Webster's Revised Unabridged Dictionary (1913 + 1828)
result(s) from the 1913
Cut (k?t), v. t. [imp. & p.p. Cut; p.pr. & vb. n. Cutting.] [OE. cutten, kitten, ketten; prob. of Celtic origin; cf. W. cwtau to shorten, curtail, dock, cwta bobtailed, cwt tail, skirt, Gael. cutaich to shorten, curtail, dock, cutach short, docked, cut a bobtail, piece, Ir. cut a short tail, cutach bobtailed. Cf. Coot.]
1. To sparate the parts of with, or as with, a sharp instrument; to make an incision in; to gash; to sever; to divide.
You must cut this flesh from off his breast.
Before the whistling winds the vessels fly,
With rapid swiftness cut the liquid way.
2. To sever and cause to fall for the purpose of gathering; to hew; to mow or reap.
Thy servants can skill to cut timer.
2. Chron. ii. 8
3. To sever and remove by cutting; to cut off; to dock; as, to cut the hair; to cut the nails.
4. To castrate or geld; as, to cut a horse.
5. To form or shape by cutting; to make by incision, hewing, etc.; to carve; to hew out.
Why should a man. whose blood is warm within,
Sit like his grandsire cut in alabaster?
Loopholes cut through thickest shade.
6. To wound or hurt deeply the snsibilities of; to pierce; to lacerate; as, sarcasm cuts to the quick.
The man was cut to the heart.
7. To intersect; to cross; as, one line cuts another at right angles.
8. To refuse to recognize; to ignorre; as, to cut a person in the street; to cut one's acquaintance. [Colloq.]
9. To absent one's self from; as, to cut an appointment, a recitation. etc. [Colloq.]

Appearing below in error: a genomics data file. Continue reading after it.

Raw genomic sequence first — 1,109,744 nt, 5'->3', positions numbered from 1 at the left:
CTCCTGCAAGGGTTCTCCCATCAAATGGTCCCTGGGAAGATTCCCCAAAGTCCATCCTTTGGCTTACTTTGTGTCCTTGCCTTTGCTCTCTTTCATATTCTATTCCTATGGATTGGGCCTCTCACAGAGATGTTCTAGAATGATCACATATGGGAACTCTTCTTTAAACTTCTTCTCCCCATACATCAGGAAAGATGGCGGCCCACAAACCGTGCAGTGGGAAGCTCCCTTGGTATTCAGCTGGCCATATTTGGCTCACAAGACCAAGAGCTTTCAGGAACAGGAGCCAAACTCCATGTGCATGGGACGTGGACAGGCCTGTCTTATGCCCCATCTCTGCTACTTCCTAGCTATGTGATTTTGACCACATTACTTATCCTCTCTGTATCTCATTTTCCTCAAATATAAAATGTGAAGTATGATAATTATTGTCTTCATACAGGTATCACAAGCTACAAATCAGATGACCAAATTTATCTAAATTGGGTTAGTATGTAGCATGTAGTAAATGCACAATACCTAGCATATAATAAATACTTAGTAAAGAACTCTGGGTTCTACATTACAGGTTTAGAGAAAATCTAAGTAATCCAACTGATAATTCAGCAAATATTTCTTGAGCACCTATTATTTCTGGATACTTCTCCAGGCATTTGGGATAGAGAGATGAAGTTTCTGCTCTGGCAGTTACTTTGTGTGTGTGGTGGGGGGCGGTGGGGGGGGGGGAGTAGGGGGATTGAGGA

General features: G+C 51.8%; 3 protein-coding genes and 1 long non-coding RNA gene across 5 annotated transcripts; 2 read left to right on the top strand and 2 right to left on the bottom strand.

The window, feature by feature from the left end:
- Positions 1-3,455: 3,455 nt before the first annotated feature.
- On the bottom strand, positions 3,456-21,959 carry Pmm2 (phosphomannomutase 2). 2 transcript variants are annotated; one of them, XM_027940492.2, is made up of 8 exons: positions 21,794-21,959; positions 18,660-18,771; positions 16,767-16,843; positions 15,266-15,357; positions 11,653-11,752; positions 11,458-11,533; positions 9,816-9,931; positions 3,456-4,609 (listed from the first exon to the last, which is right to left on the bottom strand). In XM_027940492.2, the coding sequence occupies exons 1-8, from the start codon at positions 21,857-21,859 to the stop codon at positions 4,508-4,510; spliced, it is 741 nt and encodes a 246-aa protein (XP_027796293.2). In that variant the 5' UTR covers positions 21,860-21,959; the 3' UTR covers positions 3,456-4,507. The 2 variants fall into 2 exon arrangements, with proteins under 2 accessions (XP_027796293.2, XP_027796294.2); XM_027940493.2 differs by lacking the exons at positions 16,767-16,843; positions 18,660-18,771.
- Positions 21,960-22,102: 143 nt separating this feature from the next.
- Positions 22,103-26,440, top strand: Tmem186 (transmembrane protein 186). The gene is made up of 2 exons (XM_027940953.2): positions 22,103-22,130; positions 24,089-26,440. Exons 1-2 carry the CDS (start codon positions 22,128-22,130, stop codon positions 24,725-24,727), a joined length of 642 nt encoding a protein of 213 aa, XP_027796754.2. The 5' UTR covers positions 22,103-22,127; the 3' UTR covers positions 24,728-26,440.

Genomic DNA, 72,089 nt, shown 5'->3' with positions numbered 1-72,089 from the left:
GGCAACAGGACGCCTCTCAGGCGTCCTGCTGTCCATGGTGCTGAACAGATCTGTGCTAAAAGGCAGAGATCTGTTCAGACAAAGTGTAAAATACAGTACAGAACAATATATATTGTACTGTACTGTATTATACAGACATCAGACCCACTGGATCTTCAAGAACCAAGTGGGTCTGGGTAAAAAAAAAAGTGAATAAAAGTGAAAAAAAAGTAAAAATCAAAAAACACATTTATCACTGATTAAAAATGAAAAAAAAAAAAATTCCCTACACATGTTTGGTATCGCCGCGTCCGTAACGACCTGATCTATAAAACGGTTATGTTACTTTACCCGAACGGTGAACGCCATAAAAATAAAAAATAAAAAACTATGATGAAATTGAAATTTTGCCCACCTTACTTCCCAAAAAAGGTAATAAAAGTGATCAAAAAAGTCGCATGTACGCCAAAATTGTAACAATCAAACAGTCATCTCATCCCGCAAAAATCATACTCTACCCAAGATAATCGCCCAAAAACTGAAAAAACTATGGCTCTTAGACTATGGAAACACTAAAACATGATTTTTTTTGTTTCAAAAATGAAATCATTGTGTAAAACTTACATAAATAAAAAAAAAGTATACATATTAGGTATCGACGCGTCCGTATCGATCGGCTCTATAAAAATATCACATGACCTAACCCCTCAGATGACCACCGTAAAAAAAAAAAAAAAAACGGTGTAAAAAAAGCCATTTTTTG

An English tradesman is always solicitous to cut the shop whenever he can do so with impunity.
To cut a caper. See under Caper
. -- To cut the cards, to divide a pack of cards into portions, in order to determine the deal or the trump, or to change the cards to be dealt. -- To cut a dash ∨ a figure
, to make a display. [Colloq.]
-- To cut down. (a)
To sever and cause to fall; to fell; to prostrate. Timber . . . cut down
in the mountains of Cilicia." Knolles
To put down; to abash; to humble, [Obs]
So great is his natural eloquence, that he cuts doun
the finest orator." Addison (c)
To lessen; to retrench; to curtail; as, to cut down
expenses. (d) (Naut.)
To raze; as, to cut down
a frigate into a sloop. -- To cut the knot ∨ the Gordian knot
, to dispose of a difficulty summarily; to solve it by prompt, arbitrary action, rather than by skill or patience. -- To cut lots, to determine lots by cuttings cards; to draw lots. -- To cut off. (a)
To sever; to separate.
I would to God, . . .
The king had cut off my brother's.
To put an untimely death; to put an end to; to destroy. Irenus was likewise cut off
by martyrdom." Addison
To interrupt; as, to cut off
communication; to cut off